Sometimes at an "event," where I'll show up to discuss a book and perhaps try to persuade one or two people--and believe me, it's not unusual that I'm talking to one or two people--to purchase one, or two, the readers there will ask questions of the author, who is me.
Most of them are easy to answer. "How long did it take you to write this book?" Usually somewhere in the area of three months, given my 1000-word-a-day habit and time enough to revise. "Are the characters all based on people you know?" Actually, no they're not. "Where do you get your ideas?" Lowe's. Used to be Home Depot, but I disagree with their politics.
"Which one of these is your favorite?"
A favorite? Among my (so far) 18 novels? Including SPOUSE ON HAUNTED HILL, coming a mere six weeks from tomorrow? You might as well ask me which is my favorite of my children, and I only have two of those. The favorite is the one you just finished, because thank goodness that's over with. The least favorite is always the one you started with, because it's been 14 years and you haven't seen a royalty check yet. Ingrate.
There are things I like about every book I've written. There are things I absolutely detest about every book I've written. Larry Gelbart once told me he wouldn't watch reruns of M*A*S*H because he'd want to go back and rewrite each one. I completely get that. I'd like to fix all the stuff I didn't see until much later, or that I wouldn't have thought of then but would now. They'd all be so much better if I could just issue revised editions every year. But sales figures and sanity prohibit such a thing.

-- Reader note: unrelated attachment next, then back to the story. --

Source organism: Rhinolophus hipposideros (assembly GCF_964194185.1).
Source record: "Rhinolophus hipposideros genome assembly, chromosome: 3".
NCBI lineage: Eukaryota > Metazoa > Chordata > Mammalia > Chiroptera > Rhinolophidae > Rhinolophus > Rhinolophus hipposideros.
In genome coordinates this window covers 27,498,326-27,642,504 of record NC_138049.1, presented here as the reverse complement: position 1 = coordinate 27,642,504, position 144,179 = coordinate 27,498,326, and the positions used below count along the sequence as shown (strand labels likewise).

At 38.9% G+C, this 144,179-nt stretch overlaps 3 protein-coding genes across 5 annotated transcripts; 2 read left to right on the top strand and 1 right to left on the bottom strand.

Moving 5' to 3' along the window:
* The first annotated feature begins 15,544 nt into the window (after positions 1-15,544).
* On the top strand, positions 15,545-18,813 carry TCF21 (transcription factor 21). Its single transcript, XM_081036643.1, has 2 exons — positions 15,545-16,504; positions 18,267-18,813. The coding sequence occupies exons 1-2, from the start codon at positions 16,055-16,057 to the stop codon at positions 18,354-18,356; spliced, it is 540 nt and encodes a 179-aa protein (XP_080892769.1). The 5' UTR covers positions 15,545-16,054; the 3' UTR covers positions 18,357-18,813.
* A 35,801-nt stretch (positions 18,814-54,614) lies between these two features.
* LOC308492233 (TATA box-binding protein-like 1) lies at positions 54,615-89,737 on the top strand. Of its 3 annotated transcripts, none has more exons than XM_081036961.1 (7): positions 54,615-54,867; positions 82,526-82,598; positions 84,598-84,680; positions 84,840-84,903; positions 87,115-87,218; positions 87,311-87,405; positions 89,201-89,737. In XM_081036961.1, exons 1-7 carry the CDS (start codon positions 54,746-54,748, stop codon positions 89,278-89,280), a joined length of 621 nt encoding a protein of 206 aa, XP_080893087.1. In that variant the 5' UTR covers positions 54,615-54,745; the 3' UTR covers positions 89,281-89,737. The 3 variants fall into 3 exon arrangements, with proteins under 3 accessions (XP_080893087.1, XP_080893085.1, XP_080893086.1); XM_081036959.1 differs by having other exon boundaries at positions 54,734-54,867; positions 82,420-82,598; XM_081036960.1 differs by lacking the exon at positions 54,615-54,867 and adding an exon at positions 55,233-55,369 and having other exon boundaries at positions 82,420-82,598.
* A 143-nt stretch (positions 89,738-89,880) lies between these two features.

Besides, reading stuff I've written makes me sleepy, which slows down the process.
And telling you which book was my favorite, if I had one, would be a lose-lose situation anyway. Just because the author likes it best doesn't make it his/her best work. There are sentimental reasons about the time the novel was being written that might color the memory, or a certain character manifested from a cherished memory (I sneak my late father into my books on regular occasions) that make it special to the writer while the reader would never even know such a thing existed, let alone get the emotional benefit.
I tell readers I don't have a favorite among my books because 1) It's true and 2) I don't see how that will help you. If you're interested in an author's work but are not familiar with each title, read the plot description on the back (or the online page for the book--there's plenty of information available). See which one appeals to you. Because what I think is irrelevant to your enjoyment of my work.
Now, I could tell you which PAGE of mine is my personal favorite, and maybe I will next week...